State-Sanctioned Cover-Ups and the Legacy of Church-State Oppression in Ireland

Towards the end of August, Ireland became the subject of much media attention. The reason was quite simple: Pope Francis was scheduled to make a two-day visit to the country, leading many in the media to ask whether “his Holiness” would acknowledge and apologize for the never-ending list of sexual, physical, and psychological abuses the Catholic Church has inflicted upon Irish men, women and children.

To his credit, the Pope did one of those two things. He did acknowledge that the Church had covered up decades of abuses both in Ireland and elsewhere. He did not issue an apology however, instead asking the Irish people to ‘forgive’ the Church for its sins. Aside from this being a rather pathetic cop-out on his part, the visit and the lack of clear apology from the Church also raises questions (at least in my mind) about the state’s role in a myriad of cover-ups.

Since Ireland gained full independence in 1937, the relationship between Church and state in Ireland has always been a close one. Eamon De Valera, the country’s first post-1937 Taoiseach, built strong and lasting links with the hierarchy of the Catholic Church for decades before full independence. These strong links between church and state in Ireland were epitomised by Article 44 of Ireland’s first post-1937 constitution. Article 44 was initially worded in a way that recognised the Catholic Church as the only legitimate religious body in the nation. Following a series of later re-drafts, the constitution recognised all religious bodies, Catholic or otherwise. However, whilst such a redraft aimed at being inclusive of all faiths, the initial purpose of state-sanctioned and protected privilege for the Catholic Church remained for all to see. The final version recognised and protected other denominations and faiths, but it was to be the Catholic Church that would guide Irish law and serve as the “guardian” of the faithful.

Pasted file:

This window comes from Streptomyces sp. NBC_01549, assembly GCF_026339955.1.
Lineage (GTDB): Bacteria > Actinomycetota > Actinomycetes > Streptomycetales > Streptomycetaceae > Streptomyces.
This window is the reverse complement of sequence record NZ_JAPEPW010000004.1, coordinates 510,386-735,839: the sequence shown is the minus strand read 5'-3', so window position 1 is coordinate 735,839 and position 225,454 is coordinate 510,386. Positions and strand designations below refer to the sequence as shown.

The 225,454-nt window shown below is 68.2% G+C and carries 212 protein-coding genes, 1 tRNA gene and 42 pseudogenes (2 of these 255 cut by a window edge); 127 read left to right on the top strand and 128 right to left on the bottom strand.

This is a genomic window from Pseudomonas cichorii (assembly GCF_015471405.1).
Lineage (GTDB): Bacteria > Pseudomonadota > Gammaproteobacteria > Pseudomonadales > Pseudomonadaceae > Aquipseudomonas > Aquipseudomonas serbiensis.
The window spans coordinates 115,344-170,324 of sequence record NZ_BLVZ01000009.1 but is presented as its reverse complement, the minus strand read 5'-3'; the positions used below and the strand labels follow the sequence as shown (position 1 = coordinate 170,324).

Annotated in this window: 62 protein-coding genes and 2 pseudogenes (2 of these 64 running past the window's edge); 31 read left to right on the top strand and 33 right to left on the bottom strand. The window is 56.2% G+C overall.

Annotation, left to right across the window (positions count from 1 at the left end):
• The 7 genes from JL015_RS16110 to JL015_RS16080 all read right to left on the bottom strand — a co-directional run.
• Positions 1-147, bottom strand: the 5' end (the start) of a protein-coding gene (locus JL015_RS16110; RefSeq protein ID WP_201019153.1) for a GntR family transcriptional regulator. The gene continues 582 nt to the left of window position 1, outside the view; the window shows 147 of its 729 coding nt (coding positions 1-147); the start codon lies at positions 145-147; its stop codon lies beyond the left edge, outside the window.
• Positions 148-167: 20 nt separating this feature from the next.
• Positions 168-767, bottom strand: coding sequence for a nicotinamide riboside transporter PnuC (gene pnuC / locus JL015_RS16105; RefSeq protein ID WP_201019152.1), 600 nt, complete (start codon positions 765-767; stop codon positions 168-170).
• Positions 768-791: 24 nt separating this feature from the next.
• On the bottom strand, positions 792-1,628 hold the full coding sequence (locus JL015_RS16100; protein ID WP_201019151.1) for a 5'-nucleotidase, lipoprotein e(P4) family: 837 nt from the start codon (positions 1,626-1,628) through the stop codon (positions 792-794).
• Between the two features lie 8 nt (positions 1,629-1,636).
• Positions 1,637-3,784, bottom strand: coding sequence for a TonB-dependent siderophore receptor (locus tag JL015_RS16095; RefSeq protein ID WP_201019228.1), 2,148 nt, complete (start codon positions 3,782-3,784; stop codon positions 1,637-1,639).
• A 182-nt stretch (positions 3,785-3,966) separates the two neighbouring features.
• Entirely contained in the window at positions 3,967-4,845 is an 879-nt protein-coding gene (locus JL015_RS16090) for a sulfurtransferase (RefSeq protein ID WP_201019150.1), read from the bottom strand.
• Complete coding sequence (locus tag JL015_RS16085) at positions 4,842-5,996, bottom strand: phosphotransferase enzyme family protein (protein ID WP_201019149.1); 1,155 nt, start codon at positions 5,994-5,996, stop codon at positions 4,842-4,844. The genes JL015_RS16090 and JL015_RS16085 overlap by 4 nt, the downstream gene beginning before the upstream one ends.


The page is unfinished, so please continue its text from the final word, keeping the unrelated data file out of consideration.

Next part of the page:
Many at that time would’ve been forgiven for thinking that this so-called ‘special position’ of the Church was one in name only. However, the litany of sexual, physical, and psychological abuse inflicted upon successive generations of Irish citizens shows that Article 44 placed the Church above the law, with state agencies like the Gardaí and many government officials helping turn what started as an internal Church cover-up into a state-sanctioned one. A report written in 2009 on the issue found that over a period of 30 years, the Gardaí and state, in collaboration with various Catholic parishes, wilfully and knowingly mocked, repressed, and ignored calls from abuse victims.

The Taoiseach – Leo Varadkar – was right to note during Pope Francis’ visit that the Church has to do better, reform further, and face up to the fact that it has inflicted pain not just upon Irish citizens but also others throughout Europe, the USA, and the developing world who lack the ability or courage to speak out. The previous Taoiseach, Enda Kenny, was right to condemn the joint workings of the Church and state that led to the tragedy of the Magdalene Laundries, institutions where single mothers and ‘unwanted women’ were shipped off and subjected to psychological torment. However, neither of them, nor the state-at-large, have been willing to fully sever the now ever more frayed and pointless link between church and state. Calls for the removal of church control of schools have been growing ever louder, and whilst some progress has been made, the government and the state’s two largest political parties are unwilling to fully wrestle control of education from the churches, Catholic or otherwise.

Until this is done, the Church shall still retain some form of state-sanctioned privilege in Ireland. Until this is done, it’s legacy of abuse and oppression shall continue to live on.

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